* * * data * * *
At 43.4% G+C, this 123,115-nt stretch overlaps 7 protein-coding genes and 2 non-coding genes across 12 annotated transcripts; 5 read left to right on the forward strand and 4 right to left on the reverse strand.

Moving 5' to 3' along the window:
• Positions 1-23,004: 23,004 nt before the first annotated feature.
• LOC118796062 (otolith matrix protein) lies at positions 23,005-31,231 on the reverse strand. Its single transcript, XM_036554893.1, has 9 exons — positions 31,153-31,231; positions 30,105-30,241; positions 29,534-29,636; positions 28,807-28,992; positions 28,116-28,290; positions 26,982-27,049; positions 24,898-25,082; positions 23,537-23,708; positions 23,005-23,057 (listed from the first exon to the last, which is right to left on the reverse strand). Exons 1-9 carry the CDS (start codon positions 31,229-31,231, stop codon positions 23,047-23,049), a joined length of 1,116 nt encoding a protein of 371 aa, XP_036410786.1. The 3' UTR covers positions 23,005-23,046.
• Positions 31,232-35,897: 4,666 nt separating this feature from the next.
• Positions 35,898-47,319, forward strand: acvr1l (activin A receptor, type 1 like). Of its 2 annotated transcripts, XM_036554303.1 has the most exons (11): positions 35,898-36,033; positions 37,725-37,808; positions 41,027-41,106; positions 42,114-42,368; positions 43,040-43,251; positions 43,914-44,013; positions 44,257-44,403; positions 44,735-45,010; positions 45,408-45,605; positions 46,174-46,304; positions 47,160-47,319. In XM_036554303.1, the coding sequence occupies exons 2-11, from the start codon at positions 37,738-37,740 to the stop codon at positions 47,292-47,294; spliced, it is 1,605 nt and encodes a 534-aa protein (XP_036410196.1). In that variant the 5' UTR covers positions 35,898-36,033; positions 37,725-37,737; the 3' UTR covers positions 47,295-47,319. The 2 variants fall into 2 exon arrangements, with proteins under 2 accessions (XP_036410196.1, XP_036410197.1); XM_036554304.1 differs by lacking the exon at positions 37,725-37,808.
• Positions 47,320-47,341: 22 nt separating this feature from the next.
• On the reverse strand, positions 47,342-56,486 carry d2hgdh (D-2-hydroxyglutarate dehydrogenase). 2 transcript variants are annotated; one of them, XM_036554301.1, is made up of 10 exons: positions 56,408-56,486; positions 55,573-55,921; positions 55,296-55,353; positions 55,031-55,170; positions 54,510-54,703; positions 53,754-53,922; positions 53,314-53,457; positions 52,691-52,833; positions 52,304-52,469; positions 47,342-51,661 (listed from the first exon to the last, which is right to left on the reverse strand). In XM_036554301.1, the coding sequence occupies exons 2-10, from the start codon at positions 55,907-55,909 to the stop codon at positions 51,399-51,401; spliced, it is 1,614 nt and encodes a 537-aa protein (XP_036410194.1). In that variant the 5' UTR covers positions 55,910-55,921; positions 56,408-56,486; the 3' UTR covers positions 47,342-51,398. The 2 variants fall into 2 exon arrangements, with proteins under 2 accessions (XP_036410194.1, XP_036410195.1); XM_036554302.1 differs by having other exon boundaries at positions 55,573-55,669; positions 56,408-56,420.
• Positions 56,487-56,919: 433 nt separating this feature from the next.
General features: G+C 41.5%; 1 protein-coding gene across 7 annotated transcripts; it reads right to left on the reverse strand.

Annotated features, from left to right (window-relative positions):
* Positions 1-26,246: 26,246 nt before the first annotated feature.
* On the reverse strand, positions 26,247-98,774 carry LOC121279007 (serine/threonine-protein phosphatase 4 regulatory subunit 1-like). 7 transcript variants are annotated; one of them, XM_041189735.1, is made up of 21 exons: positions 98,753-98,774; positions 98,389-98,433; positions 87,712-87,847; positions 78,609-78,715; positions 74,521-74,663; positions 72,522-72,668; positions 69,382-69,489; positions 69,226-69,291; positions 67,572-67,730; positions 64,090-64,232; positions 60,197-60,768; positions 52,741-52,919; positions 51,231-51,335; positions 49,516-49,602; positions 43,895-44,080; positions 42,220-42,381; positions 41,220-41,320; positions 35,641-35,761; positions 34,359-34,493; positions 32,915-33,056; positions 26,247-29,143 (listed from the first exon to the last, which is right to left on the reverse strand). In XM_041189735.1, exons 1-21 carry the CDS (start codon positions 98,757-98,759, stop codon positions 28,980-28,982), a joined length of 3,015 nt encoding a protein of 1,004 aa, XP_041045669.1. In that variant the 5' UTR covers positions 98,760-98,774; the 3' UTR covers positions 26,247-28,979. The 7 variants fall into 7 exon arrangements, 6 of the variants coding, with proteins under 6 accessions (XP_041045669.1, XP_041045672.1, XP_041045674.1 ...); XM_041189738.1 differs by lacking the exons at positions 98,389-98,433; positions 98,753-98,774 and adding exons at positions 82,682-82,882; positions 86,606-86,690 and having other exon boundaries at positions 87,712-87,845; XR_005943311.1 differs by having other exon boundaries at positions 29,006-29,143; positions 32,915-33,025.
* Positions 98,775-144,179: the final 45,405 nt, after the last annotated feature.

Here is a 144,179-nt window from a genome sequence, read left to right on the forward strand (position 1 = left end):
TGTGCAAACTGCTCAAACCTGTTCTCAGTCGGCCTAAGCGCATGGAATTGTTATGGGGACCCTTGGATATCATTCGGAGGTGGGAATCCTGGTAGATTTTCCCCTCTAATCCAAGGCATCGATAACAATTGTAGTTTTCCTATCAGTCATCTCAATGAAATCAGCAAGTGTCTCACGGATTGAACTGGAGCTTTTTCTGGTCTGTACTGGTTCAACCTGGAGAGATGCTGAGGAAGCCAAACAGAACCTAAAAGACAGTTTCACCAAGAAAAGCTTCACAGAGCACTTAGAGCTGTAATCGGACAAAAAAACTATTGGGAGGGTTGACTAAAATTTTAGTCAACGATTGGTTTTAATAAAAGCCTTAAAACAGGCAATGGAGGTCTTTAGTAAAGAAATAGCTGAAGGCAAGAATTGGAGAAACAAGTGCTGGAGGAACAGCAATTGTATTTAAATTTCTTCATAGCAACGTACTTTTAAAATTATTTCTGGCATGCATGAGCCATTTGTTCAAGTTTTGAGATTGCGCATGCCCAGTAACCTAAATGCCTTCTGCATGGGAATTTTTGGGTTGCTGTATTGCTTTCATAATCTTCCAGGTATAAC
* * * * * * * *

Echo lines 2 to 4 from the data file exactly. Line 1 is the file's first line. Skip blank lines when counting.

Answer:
Moving 5' to 3' along the window:
• Positions 1-23,004: 23,004 nt before the first annotated feature.
• LOC118796062 (otolith matrix protein) lies at positions 23,005-31,231 on the reverse strand. Its single transcript, XM_036554893.1, has 9 exons — positions 31,153-31,231; positions 30,105-30,241; positions 29,534-29,636; positions 28,807-28,992; positions 28,116-28,290; positions 26,982-27,049; positions 24,898-25,082; positions 23,537-23,708; positions 23,005-23,057 (listed from the first exon to the last, which is right to left on the reverse strand). Exons 1-9 carry the CDS (start codon positions 31,229-31,231, stop codon positions 23,047-23,049), a joined length of 1,116 nt encoding a protein of 371 aa, XP_036410786.1. The 3' UTR covers positions 23,005-23,046.